Thank you Orodruin. You said "if one observer sees clocks with the same motion tick at the same rate, all observers must". However, it doesn't seem like Alex would observe John's clocks ticking at the same rate? If both of them started out on earth stationary with respect to one another, and each had their own "light clock" and "ball clock" right next to them, both clocks would be ticking at the same rate. But once John starts moving, doesn't his light clock, according to Alex, start ticking slower than Alex's light clock? And, doesn't John's ball clock, according to Alex, start ticking slower, but only to a lessor degree, than Alex's. If John's light clock started ticking 50% slower than Alex's, for example, couldn't it be true that John's ball clock only started ticking 25% slower than Alex's?
You also said "the relation between the clocks would be observer dependent". Did you mean the relationship between John's clocks, or the relationship between John and Alex's clocks? Also, did you mean the relationship of how fast the clocks tick, or the relationship of the distances that the path of the clock takes (e.g. the path of the beam of light going up diagonally vs. straight up).
Just to clarify, is the answer to the question about whether the time on different clocks on a space ship, relative to those on earth, dilate differently depending on what type of clock is used, yes?

5. May 25, 2016

### Orodruin

Staff Emeritus
This is only true if you use classical addition of velocities instead of relativistic. The entire point is that you get into this problem only if you presuppose that classical addition of velocities is true. The resolution is of course to introduce relativistic velocity addition. There really is nothing more to it.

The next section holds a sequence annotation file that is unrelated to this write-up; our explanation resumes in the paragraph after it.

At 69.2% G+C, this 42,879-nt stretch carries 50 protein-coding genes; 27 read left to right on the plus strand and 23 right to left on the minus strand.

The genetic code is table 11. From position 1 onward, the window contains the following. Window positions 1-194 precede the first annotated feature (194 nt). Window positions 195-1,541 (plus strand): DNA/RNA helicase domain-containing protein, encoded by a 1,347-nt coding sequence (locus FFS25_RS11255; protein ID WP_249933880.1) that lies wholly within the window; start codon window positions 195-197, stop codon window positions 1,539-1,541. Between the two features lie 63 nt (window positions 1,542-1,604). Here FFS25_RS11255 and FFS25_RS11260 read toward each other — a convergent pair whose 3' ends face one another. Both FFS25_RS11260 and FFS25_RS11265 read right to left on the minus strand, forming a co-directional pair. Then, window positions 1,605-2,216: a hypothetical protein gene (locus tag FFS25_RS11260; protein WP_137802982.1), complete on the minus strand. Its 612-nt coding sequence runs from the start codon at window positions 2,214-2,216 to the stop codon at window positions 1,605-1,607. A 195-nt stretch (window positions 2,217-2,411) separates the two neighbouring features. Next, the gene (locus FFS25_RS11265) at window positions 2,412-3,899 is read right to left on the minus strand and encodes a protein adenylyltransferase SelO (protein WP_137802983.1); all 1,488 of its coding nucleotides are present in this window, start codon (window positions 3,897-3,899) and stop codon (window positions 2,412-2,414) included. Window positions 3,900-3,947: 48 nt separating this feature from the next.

No.

6. May 25, 2016

### NoahsArk

Thank you Doc Al. "If you performed the correct analysis of a bouncing ball clock (or any kind of clock), you'd find the same time dilation factor at work."
It seems logically impossible, though. I must be making some mistake with the math or something? Take the hypotenuse of a right triangle which is the path that Alex sees John's beam of light moving up. That light moves at the same speed for Alex and Bob, but travels a further distance than Alex because he is stationary. In the ball example, the speed of the ball is not constant. Alex can add the velocities of John's ship and of John's ball (using the Lorentz addition). Therefore, even though the hypotenuse will be the same length, Alex will see the ball traveling up faster than John will see it. Am I making some fundamental error in the way I'm thinking about it?

Also, Orodruin, even if you use Lorenz addition, you are still adding velocities in the ball example, which you can't do at all in the light example which would seem that time should dilate less. I agree that with regular addition velocity, time wouldn't dilate at all.

7. May 25, 2016

### Staff: Mentor